Verse > Rudyard Kipling > Verse: 1885–1918
  PREVIOUSNEXT  
CONTENTS · BIBLIOGRAPHIC RECORD
Rudyard Kipling (1865–1936).  Verse: 1885–1918.  1922.
 
In the Neolithic Age
 
1895

IN the Neolithic Age savage warfare did I wage
  For food and fame and woolly horses’ pelt;
I was singer to my clan in that dim, red Dawn of Man,
  And I sang of all we fought and feared and felt.
 
Yea, I sang as now I sing, when the Prehistoric spring        5
  Made the piled Biscayan ice-pack split and shove;
And the troll and gnome and dwerg, and the Gods of Cliff and Berg
  Were about me and beneath me and above.
 
But a rival of Solutré, told the tribe my style was outré
  ’Neath a tomahawk, of diorite, he fell.        10
And I left my views on Art, barbed and tanged, below the heart
  Of a mammothistic etcher at Grenelle.
 
Then I stripped them, scalp from skull, and my hunting dogs fed full,
  And their teeth I threaded neatly on a thong;
And I wiped my mouth and said, “It is well that they are dead,        15
  “For I know my work is right and theirs was wrong.”
 
But my Totem saw the shame; from his ridgepole-shrine he came,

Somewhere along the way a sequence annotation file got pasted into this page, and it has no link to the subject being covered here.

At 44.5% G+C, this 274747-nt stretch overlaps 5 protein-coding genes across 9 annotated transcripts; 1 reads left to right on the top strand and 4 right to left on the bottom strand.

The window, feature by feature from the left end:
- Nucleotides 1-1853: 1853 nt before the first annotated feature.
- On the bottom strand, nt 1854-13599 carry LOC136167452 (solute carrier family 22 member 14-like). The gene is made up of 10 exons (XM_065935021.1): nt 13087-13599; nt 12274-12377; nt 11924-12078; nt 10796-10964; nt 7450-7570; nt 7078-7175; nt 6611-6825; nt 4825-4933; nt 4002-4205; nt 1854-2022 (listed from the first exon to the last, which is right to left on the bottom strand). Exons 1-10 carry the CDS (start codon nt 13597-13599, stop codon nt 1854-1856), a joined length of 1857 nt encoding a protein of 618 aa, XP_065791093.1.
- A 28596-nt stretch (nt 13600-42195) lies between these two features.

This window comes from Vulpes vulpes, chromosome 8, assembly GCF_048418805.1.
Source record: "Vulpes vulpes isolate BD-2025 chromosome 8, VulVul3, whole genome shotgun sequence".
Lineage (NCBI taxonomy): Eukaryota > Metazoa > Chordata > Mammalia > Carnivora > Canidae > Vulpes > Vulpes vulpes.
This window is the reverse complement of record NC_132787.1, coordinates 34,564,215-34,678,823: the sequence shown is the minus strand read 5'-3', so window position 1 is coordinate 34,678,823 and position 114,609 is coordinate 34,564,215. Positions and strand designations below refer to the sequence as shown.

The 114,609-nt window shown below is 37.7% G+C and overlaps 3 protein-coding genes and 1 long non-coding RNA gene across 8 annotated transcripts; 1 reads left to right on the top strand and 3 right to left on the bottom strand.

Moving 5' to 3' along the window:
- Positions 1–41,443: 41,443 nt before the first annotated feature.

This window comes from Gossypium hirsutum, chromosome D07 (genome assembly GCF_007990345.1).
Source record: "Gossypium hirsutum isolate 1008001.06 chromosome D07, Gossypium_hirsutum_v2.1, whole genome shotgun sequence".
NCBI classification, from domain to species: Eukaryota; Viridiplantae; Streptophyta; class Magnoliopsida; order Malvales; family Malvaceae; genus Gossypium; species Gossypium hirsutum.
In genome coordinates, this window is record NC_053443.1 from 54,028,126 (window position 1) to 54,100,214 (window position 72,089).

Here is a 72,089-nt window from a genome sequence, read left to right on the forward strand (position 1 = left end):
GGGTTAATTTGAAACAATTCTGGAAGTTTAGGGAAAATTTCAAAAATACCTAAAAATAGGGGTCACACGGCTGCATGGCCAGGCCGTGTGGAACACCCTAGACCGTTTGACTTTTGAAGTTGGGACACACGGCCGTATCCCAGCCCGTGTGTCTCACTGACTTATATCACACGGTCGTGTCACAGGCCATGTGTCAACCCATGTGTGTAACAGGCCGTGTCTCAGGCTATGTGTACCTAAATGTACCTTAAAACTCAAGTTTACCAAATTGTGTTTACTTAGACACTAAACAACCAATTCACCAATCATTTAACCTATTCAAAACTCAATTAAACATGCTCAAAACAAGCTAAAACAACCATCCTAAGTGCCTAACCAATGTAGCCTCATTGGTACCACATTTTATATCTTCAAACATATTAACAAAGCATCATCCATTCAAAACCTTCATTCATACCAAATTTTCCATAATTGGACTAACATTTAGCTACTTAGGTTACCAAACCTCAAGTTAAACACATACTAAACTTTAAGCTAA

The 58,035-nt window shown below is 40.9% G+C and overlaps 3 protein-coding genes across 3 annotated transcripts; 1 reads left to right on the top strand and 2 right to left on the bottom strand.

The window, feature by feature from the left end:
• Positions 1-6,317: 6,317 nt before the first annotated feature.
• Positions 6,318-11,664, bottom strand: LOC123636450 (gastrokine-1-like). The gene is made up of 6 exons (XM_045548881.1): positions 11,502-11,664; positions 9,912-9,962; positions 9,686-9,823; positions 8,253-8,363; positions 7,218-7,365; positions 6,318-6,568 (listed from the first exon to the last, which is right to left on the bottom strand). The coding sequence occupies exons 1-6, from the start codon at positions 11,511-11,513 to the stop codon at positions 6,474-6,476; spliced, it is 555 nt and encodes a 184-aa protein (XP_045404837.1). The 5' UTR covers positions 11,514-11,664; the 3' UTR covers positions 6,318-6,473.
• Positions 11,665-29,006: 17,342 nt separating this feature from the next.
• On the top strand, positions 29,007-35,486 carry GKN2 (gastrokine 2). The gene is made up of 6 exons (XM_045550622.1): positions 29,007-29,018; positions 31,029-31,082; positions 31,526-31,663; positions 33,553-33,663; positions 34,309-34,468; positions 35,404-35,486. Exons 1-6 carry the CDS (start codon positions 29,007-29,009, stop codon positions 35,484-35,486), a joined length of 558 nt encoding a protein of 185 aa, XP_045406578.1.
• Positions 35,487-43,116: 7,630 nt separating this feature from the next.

And he told me in a vision of the night:—
“There are nine and sixty ways of constructing tribal lays,
  “And every single one of them is right!”
*        *        *        *        *
        20
Then the silence closed upon me till They put new clothing on me
  Of whiter, weaker flesh and bone more frail;
And I stepped beneath Time’s finger, once again a tribal singer,
  And a minor poet certified by Traill.
 
Still they skirmish to and fro, men my messmates on the snow,        25
  When we headed off the aurochs turn for turn;
When the rich Allobrogenses never kept amanuenses,
  And our only plots were piled in lakes at Berne.
 
Still a cultured Christian age sees us scuffle, squeak, and rage,
  Still we pinch and slap and jabber, scratch and dirk;        30
Still we let our business slide—as we dropped the half-dressed hide—
  To show a fellow-savage how to work.
 
Still the world is wondrous large,—seven seas from marge to marge—
  And it holds a vast of various kinds of man;
And the wildest dreams of Kew are the facts of Khatmandhu,        35
  And the crimes of Clapham chaste in Martaban.
 
Here’s my wisdom for your use, as I learned it when the moose
  And the reindeer roared where Paris roars to-night:—
“There are nine and sixty ways of constructing tribal lays,        35
  And—every—single—one—of—them—is—right!”
 
 
CONTENTS · BIBLIOGRAPHIC RECORD
  PREVIOUSNEXT  
 
Loading
Click here to shop the Bartleby Bookstore.

Shakespeare · Bible · Strunk · Anatomy · Nonfiction · Quotations · Reference · Fiction · Poetry
© 1993–2014 Bartleby.com · [Top 150] · Subjects · Titles · Authors